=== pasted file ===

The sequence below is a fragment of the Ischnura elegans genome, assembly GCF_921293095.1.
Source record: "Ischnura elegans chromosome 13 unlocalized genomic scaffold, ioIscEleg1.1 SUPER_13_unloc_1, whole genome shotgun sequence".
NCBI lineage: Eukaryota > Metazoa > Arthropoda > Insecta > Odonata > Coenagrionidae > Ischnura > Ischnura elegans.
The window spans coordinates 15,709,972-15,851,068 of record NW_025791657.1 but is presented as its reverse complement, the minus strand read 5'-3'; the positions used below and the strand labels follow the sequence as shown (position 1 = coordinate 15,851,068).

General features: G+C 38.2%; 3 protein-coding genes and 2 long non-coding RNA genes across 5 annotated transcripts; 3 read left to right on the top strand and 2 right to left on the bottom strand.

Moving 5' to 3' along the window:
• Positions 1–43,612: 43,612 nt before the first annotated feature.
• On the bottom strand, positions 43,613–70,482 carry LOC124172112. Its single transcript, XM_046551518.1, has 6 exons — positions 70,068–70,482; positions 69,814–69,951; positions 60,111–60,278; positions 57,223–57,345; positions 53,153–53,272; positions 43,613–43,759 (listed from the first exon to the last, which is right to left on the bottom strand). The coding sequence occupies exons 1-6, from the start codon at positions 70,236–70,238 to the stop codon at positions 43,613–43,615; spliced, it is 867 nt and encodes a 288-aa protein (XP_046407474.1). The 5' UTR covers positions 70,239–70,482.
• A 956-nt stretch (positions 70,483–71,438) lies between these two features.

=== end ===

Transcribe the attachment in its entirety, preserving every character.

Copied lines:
The sequence below is a fragment of the Ischnura elegans genome, assembly GCF_921293095.1.
Source record: "Ischnura elegans chromosome 13 unlocalized genomic scaffold, ioIscEleg1.1 SUPER_13_unloc_1, whole genome shotgun sequence".
NCBI lineage: Eukaryota > Metazoa > Arthropoda > Insecta > Odonata > Coenagrionidae > Ischnura > Ischnura elegans.
The window spans coordinates 15,709,972-15,851,068 of record NW_025791657.1 but is presented as its reverse complement, the minus strand read 5'-3'; the positions used below and the strand labels follow the sequence as shown (position 1 = coordinate 15,851,068).

General features: G+C 38.2%; 3 protein-coding genes and 2 long non-coding RNA genes across 5 annotated transcripts; 3 read left to right on the top strand and 2 right to left on the bottom strand.

Moving 5' to 3' along the window:
• Positions 1–43,612: 43,612 nt before the first annotated feature.
• On the bottom strand, positions 43,613–70,482 carry LOC124172112. Its single transcript, XM_046551518.1, has 6 exons — positions 70,068–70,482; positions 69,814–69,951; positions 60,111–60,278; positions 57,223–57,345; positions 53,153–53,272; positions 43,613–43,759 (listed from the first exon to the last, which is right to left on the bottom strand). The coding sequence occupies exons 1-6, from the start codon at positions 70,236–70,238 to the stop codon at positions 43,613–43,615; spliced, it is 867 nt and encodes a 288-aa protein (XP_046407474.1). The 5' UTR covers positions 70,239–70,482.
• A 956-nt stretch (positions 70,483–71,438) lies between these two features.